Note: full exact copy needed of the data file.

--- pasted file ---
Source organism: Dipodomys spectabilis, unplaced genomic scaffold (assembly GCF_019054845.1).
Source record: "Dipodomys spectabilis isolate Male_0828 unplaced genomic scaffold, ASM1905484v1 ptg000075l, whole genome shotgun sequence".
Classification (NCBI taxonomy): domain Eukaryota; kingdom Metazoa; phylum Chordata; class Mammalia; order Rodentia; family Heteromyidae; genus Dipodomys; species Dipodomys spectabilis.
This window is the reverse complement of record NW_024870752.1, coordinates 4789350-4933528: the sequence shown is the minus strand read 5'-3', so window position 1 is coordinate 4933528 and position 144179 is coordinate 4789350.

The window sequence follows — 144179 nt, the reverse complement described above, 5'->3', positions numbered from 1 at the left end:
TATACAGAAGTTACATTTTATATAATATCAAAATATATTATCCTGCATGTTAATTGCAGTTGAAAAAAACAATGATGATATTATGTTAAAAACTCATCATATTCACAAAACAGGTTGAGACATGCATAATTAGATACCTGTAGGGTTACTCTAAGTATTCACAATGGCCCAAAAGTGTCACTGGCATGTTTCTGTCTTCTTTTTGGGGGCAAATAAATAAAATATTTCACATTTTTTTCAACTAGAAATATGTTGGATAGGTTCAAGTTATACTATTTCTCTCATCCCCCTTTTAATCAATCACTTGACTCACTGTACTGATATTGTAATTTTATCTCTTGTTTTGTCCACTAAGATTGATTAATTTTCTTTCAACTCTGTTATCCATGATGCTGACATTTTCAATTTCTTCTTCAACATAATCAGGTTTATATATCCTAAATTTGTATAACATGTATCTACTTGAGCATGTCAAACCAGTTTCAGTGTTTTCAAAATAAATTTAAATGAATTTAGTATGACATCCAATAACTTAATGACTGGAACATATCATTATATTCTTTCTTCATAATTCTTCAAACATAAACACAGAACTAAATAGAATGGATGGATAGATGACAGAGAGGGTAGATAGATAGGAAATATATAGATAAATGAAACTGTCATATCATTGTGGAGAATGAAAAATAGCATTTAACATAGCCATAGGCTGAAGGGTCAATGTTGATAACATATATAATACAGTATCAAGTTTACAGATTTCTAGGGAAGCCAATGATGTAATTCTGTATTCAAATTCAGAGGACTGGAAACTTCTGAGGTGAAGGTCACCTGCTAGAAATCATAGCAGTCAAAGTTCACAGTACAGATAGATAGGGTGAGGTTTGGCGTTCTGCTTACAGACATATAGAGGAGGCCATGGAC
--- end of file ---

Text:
Source organism: Dipodomys spectabilis, unplaced genomic scaffold (assembly GCF_019054845.1).
Source record: "Dipodomys spectabilis isolate Male_0828 unplaced genomic scaffold, ASM1905484v1 ptg000075l, whole genome shotgun sequence".
Classification (NCBI taxonomy): domain Eukaryota; kingdom Metazoa; phylum Chordata; class Mammalia; order Rodentia; family Heteromyidae; genus Dipodomys; species Dipodomys spectabilis.
This window is the reverse complement of record NW_024870752.1, coordinates 4789350-4933528: the sequence shown is the minus strand read 5'-3', so window position 1 is coordinate 4933528 and position 144179 is coordinate 4789350.

The window sequence follows — 144179 nt, the reverse complement described above, 5'->3', positions numbered from 1 at the left end:
TATACAGAAGTTACATTTTATATAATATCAAAATATATTATCCTGCATGTTAATTGCAGTTGAAAAAAACAATGATGATATTATGTTAAAAACTCATCATATTCACAAAACAGGTTGAGACATGCATAATTAGATACCTGTAGGGTTACTCTAAGTATTCACAATGGCCCAAAAGTGTCACTGGCATGTTTCTGTCTTCTTTTTGGGGGCAAATAAATAAAATATTTCACATTTTTTTCAACTAGAAATATGTTGGATAGGTTCAAGTTATACTATTTCTCTCATCCCCCTTTTAATCAATCACTTGACTCACTGTACTGATATTGTAATTTTATCTCTTGTTTTGTCCACTAAGATTGATTAATTTTCTTTCAACTCTGTTATCCATGATGCTGACATTTTCAATTTCTTCTTCAACATAATCAGGTTTATATATCCTAAATTTGTATAACATGTATCTACTTGAGCATGTCAAACCAGTTTCAGTGTTTTCAAAATAAATTTAAATGAATTTAGTATGACATCCAATAACTTAATGACTGGAACATATCATTATATTCTTTCTTCATAATTCTTCAAACATAAACACAGAACTAAATAGAATGGATGGATAGATGACAGAGAGGGTAGATAGATAGGAAATATATAGATAAATGAAACTGTCATATCATTGTGGAGAATGAAAAATAGCATTTAACATAGCCATAGGCTGAAGGGTCAATGTTGATAACATATATAATACAGTATCAAGTTTACAGATTTCTAGGGAAGCCAATGATGTAATTCTGTATTCAAATTCAGAGGACTGGAAACTTCTGAGGTGAAGGTCACCTGCTAGAAATCATAGCAGTCAAAGTTCACAGTACAGATAGATAGGGTGAGGTTTGGCGTTCTGCTTACAGACATATAGAGGAGGCCATGGAC